Experts often suggest that Americans should aim to have six months' worth of expenses in a readily accessible place to cover unforeseen costs. The problem is that this can be a lot of money, and can seem impossible to achieve.

The good news is that you don't need to have tens of thousands of dollars in the bank to be well-prepared for most emergencies. While I agree that you should ideally have several months' worth of expenses, a $1,000 emergency fund would put you in a better financial position than most Americans and would also adequately prepare you for things like minor car and home repairs, unexpected veterinarian visits for your pets, and more.

With that in mind, here are five suggestions that can help you build up your emergency savings and get you closer to the peace of mind that comes with knowing you'll be able to handle the unexpected.

Entrance to an emergency department at a hospital.

Image source: Getty Images.

1. Make it automatic

This is one of the most common tips for savers, but it's so effective that it's worth repeating here. Perhaps the most effective way to make sure that you stick with your savings goal is to not give yourself a choice in the matter.

As an example, let's say that your initial goal is to accumulate $1,000 in an emergency savings account in one year, and that you get paid semi-monthly. Dividing $1,000 by your 24 paychecks per year gives a savings requirement of $41.67 every payday. Instead of making a mental note to transfer this amount into your savings account twice a month, set up an automatic transfer to take place on payday. In other words, the money is in savings before you even get a chance to spend it.

2. Set an attainable goal

One of the most common reasons savings plans fail is because of unrealistic goals. For example, if you earn $5,000 per month after taxes and your housing expenses and other recurring bills come to $4,000, it's probably unrealistic to try to save the other $1,000. What about the occasional dinner out, if you need some new clothes, or any other discretionary spending?

This is a simplified example, but the point is that if you set goals that are too ambitious, it could actually have the opposite effect than what you're going for.

So, start with a savings goal that while meaningful, will be relatively easy for you to attain. For instance, if you have $1,000 in discretionary income per month, saving $200 of it shouldn't be too much of a stretch.

3. Don't ignore interest just because of low rates

Interest rates certainly aren't too impressive right now, but they are getting better, slowly but surely. Not only that, but there can be big differences among financial institutions. For example, a certain national bank still only pays 0.01% APR on its savings accounts, but you can find rates as high as 1.65% online as of this writing.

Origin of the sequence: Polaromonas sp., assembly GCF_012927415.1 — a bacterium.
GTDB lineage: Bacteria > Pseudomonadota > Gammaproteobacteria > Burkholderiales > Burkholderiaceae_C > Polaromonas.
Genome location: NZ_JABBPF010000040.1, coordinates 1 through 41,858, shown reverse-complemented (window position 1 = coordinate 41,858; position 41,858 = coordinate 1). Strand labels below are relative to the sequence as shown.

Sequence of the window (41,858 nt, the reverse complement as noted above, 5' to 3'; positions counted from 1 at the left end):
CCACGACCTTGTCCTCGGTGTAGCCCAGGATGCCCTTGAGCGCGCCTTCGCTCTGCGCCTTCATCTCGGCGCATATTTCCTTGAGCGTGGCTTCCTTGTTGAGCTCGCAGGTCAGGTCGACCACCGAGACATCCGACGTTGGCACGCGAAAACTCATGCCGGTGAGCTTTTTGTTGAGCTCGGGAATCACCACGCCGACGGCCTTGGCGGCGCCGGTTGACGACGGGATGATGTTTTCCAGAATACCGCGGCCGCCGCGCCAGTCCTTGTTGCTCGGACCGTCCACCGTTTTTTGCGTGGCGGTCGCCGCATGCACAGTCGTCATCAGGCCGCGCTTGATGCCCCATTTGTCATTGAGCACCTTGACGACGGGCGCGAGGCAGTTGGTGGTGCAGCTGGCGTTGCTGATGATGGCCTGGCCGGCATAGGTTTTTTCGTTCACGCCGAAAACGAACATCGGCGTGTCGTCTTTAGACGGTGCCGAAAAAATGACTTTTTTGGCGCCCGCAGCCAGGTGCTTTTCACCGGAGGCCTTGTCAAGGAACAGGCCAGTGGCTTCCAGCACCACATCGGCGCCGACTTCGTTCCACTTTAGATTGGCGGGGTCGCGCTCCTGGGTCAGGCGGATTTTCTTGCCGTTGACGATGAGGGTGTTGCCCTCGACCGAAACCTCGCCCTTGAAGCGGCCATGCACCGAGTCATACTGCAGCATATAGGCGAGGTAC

Yes, this is still pretty low. However, if you have a $10,000 emergency fund, this translates to $165 in additional money per year that you wouldn't have received without the interest. If you saw $165 sitting on the ground, would you leave it there and keep walking? Probably not. But if you settle for a savings vehicle that pays little or no interest, that's essentially what you're doing.

4. Use your tax refund

The majority of Americans use their tax refunds responsibly. According to a Credit Karma survey, more than three-fourths of Americans said they planned to use their 2018 tax refunds to save or pay down debt.

However, for the other 24% of Americans who expect tax refunds, this could be an untapped source of emergency savings. The same survey found that 11% of people planned to use their refund for vacation, travel, or a major event, and another 8% simply said they planned to use it to "buy something" for themselves or someone else.

It's fair to assume that not all Americans in these two groups have adequate emergency savings, so if you're planning to spend your tax refund this year, you might want to consider putting at least some of it aside as emergency savings.

5. Have a yard sale or work part time, and save the money you earn

If you have lots of "stuff" piled up around your house, a yard sale or selling some of your unwanted things on eBay could be a great way to raise some emergency savings. As a personal example, my wife recently made several hundred dollars selling lightly used clothing that she never wears on second-hand websites.

Alternatively, it's easier than ever for Americans to pick up flexible part-time work. You can drive for a ride-sharing service like Uber or Lyft, or be a Shipt grocery shopper, just to name a few options.

The point is that if you want to start building up some emergency savings, but don't feel like it's practical to do with your salary, it may be time to start thinking outside the box.

Matthew Frankel has no position in any of the stocks mentioned. The Motley Fool recommends eBay. The Motley Fool has a disclosure policy.